China's economy grew a slightly more than expected 6.8 percent in the fourth quarter, supported by higher government spending and record bank lending. But, the decision to double down on spending has stoked concerns about an explosive rise in debt.
The country also faces growing uncertainties from a cooling housing market as the government is trying to push through painful structural reforms. These reforms could help in dealing with the root-cause of the rising debt and housing problems but will weigh on near-term growth.
The National Bureau of Statistics said on Friday that in 2016, the world's second-largest economy expanded 6.7 percent roughly in the middle of the government's 6.5-7 percent growth target. This rate is still the slowest pace in the last 26 years.
Reuters reported that economists had expected China to report 6.7 percent growth for both the fourth quarter and the full year. In the third quarter, the nation's economy grew 6.7 percent.
Although China has a solid economic base this year compared to last year, it has to face increasing uncertainties in 2017. Economists say the housing frenzy is showing signs of cooling and the impact of previous stimulus measures are expected to fade.
However, if U.S. President-elect Donald Trump imposes tough protectionist measures on trade, China might have to face new pressure for its sluggish exports.
"While Chinese growth looks stable into early 2017, a more marked slowdown by the second quarter appears inevitable," Gene Frieda, global emerging markets strategist at asset management giant PIMCO, told Reuters.
"Growth has been stabilized only after massive fiscal and credit stimulus. China's total government and private sector debt will likely surpass 285 percent of GDP this year, a 90 percent increase since 2008," Frieda added.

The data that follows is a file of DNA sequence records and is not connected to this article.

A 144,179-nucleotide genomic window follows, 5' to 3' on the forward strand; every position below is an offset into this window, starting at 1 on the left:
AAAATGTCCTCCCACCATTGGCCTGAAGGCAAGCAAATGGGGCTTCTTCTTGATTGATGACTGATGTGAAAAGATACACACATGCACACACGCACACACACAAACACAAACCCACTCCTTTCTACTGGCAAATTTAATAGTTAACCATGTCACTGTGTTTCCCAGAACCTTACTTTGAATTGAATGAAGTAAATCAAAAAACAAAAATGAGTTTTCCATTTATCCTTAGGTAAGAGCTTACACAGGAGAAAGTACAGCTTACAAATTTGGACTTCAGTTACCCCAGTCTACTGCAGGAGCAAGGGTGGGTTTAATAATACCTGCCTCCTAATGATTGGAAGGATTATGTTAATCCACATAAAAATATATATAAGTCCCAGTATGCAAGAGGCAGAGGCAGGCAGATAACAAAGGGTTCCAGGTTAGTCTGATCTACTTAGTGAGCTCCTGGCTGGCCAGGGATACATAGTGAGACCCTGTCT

According to the bureau, in October-December, the gross domestic product (GDP) rose 1.7 percent quarter-on-quarter from the previous three months in comparison to the 1.8 percent growth in July-September. The analysts had expected the quarterly growth would ease marginally to 1.7 percent.
Last week, the head of economic planning said that the conditions have been generally stable at the start of 2017. It has continued the "steadying and good" momentum from the second half of 2016.
On the other hand, the policy sources told Reuters that the Chinese leaders would surely lower their economic growth target to around 6.5 percent in 2017 in order to give more space to push reforms to contain debt risks.
Meanwhile, another fresh data on Friday showed that the economic trend remained largely intact in December 2016. The last month's investment and factory output growth were recorded to be slightly below expectations, while the retail sales rose more than expected.
The policy insiders said the central bank could slightly tighten credit conditions in 2017. But, this might not raise the interest rates despite an expected pick-up in inflation.
The analysts listed out the major risks this year, including a cooling property market that can be one of the major threats to the economy. In 2016, China's average new home prices surged 12.4 percent, however, in recent months the gains have moderated.
The corporate debt of the country has climbed to 169 percent of GDP with the international institutions repeatedly urging Beijing to act quickly in order to tackle the problem to avoid a financial crisis.